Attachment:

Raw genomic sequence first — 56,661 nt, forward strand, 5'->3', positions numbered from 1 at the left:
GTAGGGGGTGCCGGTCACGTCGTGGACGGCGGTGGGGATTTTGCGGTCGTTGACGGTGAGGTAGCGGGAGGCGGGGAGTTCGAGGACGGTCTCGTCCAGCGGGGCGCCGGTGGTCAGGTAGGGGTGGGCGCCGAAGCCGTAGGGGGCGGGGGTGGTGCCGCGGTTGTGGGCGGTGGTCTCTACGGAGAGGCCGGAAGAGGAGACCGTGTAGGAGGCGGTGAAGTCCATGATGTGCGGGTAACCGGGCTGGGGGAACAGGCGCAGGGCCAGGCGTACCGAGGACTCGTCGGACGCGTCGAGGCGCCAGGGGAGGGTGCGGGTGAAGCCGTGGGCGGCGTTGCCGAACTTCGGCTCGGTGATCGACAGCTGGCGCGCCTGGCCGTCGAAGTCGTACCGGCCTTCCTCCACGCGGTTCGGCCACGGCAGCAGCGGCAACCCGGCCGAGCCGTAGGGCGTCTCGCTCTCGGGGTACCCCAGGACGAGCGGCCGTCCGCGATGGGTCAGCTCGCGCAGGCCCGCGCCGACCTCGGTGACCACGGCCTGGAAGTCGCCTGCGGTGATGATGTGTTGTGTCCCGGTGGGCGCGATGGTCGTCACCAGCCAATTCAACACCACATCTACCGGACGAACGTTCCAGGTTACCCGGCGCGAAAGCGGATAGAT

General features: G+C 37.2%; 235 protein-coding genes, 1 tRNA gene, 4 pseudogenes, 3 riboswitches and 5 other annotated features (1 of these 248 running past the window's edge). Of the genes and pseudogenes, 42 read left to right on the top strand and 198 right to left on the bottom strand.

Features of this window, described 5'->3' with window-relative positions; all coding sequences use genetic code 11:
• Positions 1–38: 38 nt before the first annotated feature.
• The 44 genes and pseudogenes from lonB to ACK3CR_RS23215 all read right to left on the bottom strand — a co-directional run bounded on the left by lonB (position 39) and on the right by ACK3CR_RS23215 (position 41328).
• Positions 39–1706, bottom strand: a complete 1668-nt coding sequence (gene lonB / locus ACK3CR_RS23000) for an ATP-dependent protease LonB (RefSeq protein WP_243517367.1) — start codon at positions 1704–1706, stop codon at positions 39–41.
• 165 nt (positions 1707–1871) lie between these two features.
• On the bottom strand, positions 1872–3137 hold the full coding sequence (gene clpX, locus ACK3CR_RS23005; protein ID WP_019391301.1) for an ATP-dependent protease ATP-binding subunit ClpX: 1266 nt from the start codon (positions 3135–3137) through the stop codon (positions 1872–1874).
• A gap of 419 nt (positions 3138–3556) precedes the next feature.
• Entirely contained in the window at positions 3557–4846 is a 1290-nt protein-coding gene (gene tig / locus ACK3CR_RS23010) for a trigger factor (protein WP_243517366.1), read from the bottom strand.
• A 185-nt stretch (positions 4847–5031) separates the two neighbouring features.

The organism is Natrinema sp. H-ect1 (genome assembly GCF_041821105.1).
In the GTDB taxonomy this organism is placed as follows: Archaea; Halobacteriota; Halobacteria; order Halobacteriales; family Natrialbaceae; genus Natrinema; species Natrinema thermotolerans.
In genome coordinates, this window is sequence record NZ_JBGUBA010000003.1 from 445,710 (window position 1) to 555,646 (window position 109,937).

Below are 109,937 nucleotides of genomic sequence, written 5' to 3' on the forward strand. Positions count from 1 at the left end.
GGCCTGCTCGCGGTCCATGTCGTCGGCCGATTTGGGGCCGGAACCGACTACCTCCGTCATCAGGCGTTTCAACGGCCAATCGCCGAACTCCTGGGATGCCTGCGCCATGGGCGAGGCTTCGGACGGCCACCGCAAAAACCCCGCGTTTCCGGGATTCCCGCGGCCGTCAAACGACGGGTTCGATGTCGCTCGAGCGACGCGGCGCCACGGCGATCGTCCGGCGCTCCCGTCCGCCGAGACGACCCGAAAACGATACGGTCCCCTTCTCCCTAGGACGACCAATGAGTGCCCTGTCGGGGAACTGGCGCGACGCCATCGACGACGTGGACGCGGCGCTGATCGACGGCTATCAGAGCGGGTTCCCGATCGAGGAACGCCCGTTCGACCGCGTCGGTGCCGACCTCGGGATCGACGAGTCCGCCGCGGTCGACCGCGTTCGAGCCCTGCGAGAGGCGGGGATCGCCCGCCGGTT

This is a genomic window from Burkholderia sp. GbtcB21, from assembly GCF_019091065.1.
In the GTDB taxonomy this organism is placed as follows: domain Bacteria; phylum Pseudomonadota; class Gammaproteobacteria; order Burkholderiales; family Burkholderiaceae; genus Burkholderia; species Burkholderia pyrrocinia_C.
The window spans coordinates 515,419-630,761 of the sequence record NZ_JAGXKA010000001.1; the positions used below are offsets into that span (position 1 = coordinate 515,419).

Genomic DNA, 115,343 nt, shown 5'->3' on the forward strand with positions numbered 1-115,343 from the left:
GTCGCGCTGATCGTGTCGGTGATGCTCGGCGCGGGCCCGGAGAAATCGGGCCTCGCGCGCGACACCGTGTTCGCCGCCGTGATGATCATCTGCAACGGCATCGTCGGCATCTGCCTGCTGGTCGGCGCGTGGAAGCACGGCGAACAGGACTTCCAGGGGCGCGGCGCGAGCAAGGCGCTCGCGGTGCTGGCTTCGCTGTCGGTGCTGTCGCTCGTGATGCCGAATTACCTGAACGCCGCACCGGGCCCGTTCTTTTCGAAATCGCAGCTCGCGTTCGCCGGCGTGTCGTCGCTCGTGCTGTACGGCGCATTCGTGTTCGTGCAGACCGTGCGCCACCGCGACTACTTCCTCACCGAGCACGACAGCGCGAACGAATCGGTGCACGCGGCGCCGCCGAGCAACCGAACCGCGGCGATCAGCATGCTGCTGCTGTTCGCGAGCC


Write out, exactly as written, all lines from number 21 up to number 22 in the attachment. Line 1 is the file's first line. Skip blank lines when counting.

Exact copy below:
Genomic DNA, 115,343 nt, shown 5'->3' on the forward strand with positions numbered 1-115,343 from the left:
GTCGCGCTGATCGTGTCGGTGATGCTCGGCGCGGGCCCGGAGAAATCGGGCCTCGCGCGCGACACCGTGTTCGCCGCCGTGATGATCATCTGCAACGGCATCGTCGGCATCTGCCTGCTGGTCGGCGCGTGGAAGCACGGCGAACAGGACTTCCAGGGGCGCGGCGCGAGCAAGGCGCTCGCGGTGCTGGCTTCGCTGTCGGTGCTGTCGCTCGTGATGCCGAATTACCTGAACGCCGCACCGGGCCCGTTCTTTTCGAAATCGCAGCTCGCGTTCGCCGGCGTGTCGTCGCTCGTGCTGTACGGCGCATTCGTGTTCGTGCAGACCGTGCGCCACCGCGACTACTTCCTCACCGAGCACGACAGCGCGAACGAATCGGTGCACGCGGCGCCGCCGAGCAACCGAACCGCGGCGATCAGCATGCTGCTGCTGTTCGCGAGCC